The Face of the Earth

A travel diary from the Arava and Negev deserts in Israel, spring 2023.

I am wandering. For years, in my mind’s eye, I’ve been seeing myself trekking through the desert—through mountains of sand, a figure wrapped in cloths, always just moving on. Where this feeling comes from, I don’t know, but twice this March, I had an opportunity to travel to the Arava and Negev deserts in the south of Israel.

When I explore these inner images, one aspect comes back again and again: the fire that permeates the earth. Then, my longing for this purified space arises anew. It is the image of catharsis in landscape form, stripping away all that is superfluous, all that is excessive. Here, as a human being, you are cut down to the essentials. Life counts for little if it is not inward or spiritual. No wonder so many met “God” or their demons in the desert. The desert is described as a “hostile” place for life—and it is true, even during these days of travel, lives ended nearby. Despite all the romanticism of the sand, you should not deceive yourself about the existentialism of the desert. A desert is beautiful and cruel for humans. It does not provide much life but puts it to the test.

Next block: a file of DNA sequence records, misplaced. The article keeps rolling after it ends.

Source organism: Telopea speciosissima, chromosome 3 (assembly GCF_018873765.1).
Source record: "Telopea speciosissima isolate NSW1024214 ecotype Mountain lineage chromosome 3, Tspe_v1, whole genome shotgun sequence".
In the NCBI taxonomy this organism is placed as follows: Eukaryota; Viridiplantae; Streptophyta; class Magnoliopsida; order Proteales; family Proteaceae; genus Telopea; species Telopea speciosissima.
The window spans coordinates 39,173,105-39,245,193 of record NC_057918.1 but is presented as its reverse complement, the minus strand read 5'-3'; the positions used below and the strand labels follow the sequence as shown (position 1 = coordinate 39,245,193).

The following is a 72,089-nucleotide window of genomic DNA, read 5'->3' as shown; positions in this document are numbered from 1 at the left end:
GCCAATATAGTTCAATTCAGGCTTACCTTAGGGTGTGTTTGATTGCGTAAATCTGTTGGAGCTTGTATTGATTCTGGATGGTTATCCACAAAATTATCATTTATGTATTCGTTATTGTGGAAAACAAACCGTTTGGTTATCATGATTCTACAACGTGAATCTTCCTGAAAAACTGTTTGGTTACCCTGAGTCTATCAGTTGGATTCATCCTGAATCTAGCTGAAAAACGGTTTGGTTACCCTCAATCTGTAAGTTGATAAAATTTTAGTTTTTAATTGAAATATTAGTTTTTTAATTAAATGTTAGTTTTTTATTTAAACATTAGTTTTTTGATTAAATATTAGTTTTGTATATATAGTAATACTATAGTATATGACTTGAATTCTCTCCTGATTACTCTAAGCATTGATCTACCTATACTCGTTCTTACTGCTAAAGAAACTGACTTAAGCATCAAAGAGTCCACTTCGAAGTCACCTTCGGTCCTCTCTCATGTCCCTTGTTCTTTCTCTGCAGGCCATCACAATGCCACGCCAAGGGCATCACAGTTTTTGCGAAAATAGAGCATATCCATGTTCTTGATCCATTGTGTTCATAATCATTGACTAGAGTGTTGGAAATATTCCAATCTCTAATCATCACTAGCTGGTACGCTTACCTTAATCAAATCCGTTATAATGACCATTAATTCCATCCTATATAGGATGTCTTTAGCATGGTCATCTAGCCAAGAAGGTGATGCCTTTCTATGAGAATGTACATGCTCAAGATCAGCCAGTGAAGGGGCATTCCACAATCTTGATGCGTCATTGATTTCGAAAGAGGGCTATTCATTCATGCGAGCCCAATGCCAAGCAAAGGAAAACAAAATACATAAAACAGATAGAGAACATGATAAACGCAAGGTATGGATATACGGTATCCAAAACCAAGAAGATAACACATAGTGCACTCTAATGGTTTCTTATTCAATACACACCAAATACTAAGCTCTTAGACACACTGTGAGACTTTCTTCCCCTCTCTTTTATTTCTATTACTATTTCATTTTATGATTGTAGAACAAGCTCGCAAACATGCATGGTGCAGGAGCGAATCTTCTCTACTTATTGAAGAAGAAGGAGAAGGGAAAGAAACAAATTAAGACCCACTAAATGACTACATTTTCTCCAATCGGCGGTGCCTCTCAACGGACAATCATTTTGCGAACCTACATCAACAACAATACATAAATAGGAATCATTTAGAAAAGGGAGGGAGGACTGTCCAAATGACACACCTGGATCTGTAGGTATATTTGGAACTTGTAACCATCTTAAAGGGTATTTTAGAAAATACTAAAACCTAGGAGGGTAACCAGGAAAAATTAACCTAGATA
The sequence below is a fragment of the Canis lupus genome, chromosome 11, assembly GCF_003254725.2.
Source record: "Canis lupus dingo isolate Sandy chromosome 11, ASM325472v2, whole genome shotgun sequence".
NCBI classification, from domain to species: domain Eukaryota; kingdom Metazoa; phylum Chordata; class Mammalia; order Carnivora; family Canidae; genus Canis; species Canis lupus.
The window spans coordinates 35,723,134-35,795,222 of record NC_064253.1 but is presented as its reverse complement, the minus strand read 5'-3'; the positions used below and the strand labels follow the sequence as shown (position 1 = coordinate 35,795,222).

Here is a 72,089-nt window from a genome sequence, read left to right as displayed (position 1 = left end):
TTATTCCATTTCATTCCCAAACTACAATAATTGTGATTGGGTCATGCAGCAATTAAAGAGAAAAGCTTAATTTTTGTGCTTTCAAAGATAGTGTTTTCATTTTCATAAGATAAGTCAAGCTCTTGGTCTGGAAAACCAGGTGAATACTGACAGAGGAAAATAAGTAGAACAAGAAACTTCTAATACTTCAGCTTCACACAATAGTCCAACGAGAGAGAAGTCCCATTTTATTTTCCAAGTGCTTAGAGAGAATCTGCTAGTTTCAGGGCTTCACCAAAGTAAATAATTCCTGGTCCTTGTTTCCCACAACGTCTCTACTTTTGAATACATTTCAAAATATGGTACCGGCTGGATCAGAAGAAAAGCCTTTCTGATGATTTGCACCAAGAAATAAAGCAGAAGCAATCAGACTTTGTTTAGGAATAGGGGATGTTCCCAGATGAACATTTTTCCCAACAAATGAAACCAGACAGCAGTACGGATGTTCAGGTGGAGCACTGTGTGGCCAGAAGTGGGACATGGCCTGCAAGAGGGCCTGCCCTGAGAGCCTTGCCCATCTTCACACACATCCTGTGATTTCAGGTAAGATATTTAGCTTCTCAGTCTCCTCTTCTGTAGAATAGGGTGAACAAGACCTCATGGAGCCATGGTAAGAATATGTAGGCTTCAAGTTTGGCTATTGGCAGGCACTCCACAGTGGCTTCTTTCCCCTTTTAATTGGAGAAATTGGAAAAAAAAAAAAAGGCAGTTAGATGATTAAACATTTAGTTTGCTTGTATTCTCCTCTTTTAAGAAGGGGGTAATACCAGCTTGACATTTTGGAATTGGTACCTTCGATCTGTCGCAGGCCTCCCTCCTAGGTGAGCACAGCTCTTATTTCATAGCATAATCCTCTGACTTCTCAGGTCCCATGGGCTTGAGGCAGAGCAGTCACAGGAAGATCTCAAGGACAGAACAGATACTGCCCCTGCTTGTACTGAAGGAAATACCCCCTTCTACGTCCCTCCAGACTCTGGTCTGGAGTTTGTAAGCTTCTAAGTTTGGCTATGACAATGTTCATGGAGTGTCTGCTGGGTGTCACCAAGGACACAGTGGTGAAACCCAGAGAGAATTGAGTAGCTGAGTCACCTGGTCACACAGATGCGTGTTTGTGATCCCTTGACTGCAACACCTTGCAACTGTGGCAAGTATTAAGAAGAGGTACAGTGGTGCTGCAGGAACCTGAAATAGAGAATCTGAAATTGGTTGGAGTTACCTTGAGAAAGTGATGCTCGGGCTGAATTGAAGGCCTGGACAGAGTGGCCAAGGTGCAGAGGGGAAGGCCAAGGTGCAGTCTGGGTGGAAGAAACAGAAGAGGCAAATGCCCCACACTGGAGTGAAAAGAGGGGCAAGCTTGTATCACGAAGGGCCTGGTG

Its hardness pushes me deep into myself, my body, and its needs. If I cannot permeate the body, it burdens me, especially here. The apparent emptiness of the landscape does not reflect the soul’s multitude of twitches—rather, it makes me step back and become existential.

Feeling the Body

At home, the lush green of the meadows embraces me of its own accord—it extends its shape towards me; it is very loving, caring, and intrusive at the same time. The desert, on the other hand, stays silent. It will not reach out to me, it will not offer me anything, and it will not encourage me.

Nevertheless, the apparent emptiness draws at my interior like a vacuum. In this vastness, breathing is possible again. The stone and rock desert lies before me like a golden brown blanket, as if it wanted to guard the life beneath it, not let it rise up too much and reveal itself. It seems like a higher being sitting in front of the world with its eyes closed—wide awake and silent. Its inner life is magnificent; it has no need to approach me. It is calm and complete in itself. As soon as I am there, a kind of timelessness begins to spread within me. The desire for everything else is forgotten. My soul feels at one with the expansive sound of this silence, with the colorful wasteland that lies before me. Maybe that’s why I long for this part of the earth. Carefully, I explore the stones; I want to touch each and every one of them.